- There is not a better app that is all platform friendly. Easy to use, simple UI, loaded with features.I totally agree with John, especially if you need a Google Calendar integration.
- Wunderlist was my go-to to-do app for a long time. But it really depends on what you're going to use it for. If it's for a small company, this is a great app. Just for yourself: I would recommend the standard Reminders application by Apple (if you're on iOS/macOS etc by all means).
- Offline first, native first, seamless sync, efficient UX. I've been using it for many, many years. If I'm not mistaken Things is the first app to introduce the dynamic 'today' list, which many have copied. v3.0 adds native reminders support as well. Calendar is integrated with separation (as calendar events are _not_ TODO items). It's stitched natively to every platform and every detail and pixel has been handled with care.It's got a high price point, especially across multiple platforms, but it's so elegant and pleasant to use — I dropped Wunderlist in favor of Things (though I do miss commenting and attachments).I switched from Clear to Things this year. It's an extremely well designed app that oozes beauty, but also treads a very careful line between simplicity and advanced functionality. So far, it does everything I need, and just enough more that I will not hit any restraints for the foreseeable future. The calendar integration is hugely helpful for being the one place I check to map out my day every morning.
- Don't need any other app. MacOS and iOS have a beautiful notes app. You can also create to-do lists.Yep. I've always thought having a dedicated app for to-do lists is overkill when Notes is already so powerful. Just select the checklist icon. You can format things however you like with headings, bold text, etc.; and it even has collaborative features in case you want to share to-dos. I've tried apps like Todolist, Wunderlist, Any.do, and-the-like. I don't miss any of the additional features they offered.
- I use Asana for my team. I love it. Also forwarding emails to create tasks is great.
- Quire based on a few key features: 1. Three-state task model 'to do' (open), 'in progress', and 'completed', with a long list of other metadata, like due dates, task assignment, comments, file attachments, etc. 2. Markdown support in task descriptions and comments 3. Organizations/Projects/Tasks -- invite different groups of people to organizations, share projects in organizations either publicly or by invitation, tasks are defined in projects 4. task lists -- tasks can be dragged, dropped, subtasked 5. Google calendar integration -- only one-way from quire to calendar I hear they are working on Slack integration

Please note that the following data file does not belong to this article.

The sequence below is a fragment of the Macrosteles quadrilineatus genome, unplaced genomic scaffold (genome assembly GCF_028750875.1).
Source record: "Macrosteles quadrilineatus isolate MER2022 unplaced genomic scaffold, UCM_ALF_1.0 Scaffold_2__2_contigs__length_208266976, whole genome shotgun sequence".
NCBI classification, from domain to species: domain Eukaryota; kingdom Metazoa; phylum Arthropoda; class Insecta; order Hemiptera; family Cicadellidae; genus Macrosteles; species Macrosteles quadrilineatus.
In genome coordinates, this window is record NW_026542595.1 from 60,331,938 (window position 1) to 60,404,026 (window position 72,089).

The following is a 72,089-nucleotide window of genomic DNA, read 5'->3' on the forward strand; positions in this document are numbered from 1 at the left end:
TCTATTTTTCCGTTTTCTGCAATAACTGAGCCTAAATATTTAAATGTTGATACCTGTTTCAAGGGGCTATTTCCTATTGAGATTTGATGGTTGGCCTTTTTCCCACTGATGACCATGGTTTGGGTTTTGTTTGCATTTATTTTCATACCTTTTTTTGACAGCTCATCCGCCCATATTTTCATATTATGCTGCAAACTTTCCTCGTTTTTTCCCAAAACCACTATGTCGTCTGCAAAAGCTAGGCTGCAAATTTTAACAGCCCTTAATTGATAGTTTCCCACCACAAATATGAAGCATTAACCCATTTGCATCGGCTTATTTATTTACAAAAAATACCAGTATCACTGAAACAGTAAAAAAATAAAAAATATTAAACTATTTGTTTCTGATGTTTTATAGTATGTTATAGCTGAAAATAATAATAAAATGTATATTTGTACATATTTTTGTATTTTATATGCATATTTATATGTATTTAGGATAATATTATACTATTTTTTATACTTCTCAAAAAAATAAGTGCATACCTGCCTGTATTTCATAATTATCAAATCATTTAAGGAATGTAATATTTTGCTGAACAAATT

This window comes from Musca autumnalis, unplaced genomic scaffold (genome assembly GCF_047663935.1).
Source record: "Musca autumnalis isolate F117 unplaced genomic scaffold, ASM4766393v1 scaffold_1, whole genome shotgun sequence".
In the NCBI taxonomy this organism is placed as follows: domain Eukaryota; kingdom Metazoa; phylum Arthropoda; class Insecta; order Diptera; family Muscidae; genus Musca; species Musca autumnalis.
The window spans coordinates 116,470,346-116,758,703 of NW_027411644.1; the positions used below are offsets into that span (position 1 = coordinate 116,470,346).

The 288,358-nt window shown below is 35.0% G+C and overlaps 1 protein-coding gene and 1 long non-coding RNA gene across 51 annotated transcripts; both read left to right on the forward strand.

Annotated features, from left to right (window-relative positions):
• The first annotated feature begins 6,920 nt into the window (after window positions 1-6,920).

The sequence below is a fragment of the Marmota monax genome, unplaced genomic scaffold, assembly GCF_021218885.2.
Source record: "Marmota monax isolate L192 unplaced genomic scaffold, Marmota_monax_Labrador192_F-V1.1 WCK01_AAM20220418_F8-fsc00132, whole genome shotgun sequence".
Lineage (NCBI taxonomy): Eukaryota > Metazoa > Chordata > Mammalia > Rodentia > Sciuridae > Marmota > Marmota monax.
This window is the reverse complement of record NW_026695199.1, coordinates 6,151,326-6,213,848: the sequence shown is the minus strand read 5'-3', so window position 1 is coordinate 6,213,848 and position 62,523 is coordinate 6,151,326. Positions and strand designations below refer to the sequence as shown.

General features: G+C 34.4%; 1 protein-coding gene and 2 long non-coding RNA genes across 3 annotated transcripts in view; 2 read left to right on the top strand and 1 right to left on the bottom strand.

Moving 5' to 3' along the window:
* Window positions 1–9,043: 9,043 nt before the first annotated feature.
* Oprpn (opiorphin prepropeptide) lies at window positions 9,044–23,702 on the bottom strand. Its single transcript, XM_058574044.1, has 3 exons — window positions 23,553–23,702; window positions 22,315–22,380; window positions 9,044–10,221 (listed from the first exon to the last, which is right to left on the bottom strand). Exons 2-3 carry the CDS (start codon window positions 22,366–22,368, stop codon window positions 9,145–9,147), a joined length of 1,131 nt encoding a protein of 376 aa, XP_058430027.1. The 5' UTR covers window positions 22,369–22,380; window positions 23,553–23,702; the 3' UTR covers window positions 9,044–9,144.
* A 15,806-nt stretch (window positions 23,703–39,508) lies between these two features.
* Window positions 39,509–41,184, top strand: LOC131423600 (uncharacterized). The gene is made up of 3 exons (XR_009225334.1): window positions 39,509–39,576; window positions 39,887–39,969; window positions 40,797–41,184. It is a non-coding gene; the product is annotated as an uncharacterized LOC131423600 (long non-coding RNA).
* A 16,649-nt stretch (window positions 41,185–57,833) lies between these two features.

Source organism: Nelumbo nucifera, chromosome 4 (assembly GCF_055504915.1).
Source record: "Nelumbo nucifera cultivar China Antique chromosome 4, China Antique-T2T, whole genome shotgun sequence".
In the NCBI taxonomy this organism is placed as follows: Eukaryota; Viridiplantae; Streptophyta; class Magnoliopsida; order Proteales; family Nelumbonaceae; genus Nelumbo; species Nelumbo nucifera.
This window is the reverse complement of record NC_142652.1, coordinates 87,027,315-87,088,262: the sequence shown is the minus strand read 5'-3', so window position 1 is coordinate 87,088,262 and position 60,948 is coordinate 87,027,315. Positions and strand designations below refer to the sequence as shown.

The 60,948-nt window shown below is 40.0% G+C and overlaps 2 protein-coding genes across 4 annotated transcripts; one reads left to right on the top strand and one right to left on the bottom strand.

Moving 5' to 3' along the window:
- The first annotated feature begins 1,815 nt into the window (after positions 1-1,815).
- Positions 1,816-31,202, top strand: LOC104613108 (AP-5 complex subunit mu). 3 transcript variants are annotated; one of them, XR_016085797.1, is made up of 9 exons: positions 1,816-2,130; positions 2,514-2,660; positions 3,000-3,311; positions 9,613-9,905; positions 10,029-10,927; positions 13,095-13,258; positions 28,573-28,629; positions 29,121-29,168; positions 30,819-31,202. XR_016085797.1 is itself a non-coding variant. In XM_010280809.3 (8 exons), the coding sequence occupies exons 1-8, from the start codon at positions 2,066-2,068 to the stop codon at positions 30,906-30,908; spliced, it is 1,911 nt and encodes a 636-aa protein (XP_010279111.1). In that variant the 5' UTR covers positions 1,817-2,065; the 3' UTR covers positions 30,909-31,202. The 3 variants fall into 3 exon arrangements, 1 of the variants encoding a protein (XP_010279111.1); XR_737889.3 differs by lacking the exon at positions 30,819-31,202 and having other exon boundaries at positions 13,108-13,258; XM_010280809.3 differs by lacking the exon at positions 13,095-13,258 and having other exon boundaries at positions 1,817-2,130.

- I've been using The Hit List for years since I got in a MacHeist bundle. The best rule in To-Do List management is to have 1 list for your professional life and 1 list for your personal life. Then, each day you pull from each of those master lists to come up with what to do each day. The Hit List lets me do that with finesse, dragging and dropping items from one list to another, creating hierarchies, start dates and end dates. In has a timer functionality too, but I haven't used it
- Spencer P Shulem made this productLittle bias here, but everyone one our team is maniacal about making a great (minimal) experience. It does the basics great, but also offers the most "pro" features free. We also have some fun paid features: emoji's, themes, time estimating. We're constantly listening to our users, and on Android we just came out of beta with a beautiful new redesign. Our iPhone/iPad app is solid, clean, simple. We think you'll love it :)
- If you are looking for a to-do list for professional purposes, and kind of a guy who receives many emails etc, I highly recommend Gluru. It has a state of art AI, that scans through your emails, understand what you need to do, and suggests tasks with (currently limited set of) actions; so don't only keep a to-do list but also complete your tasks.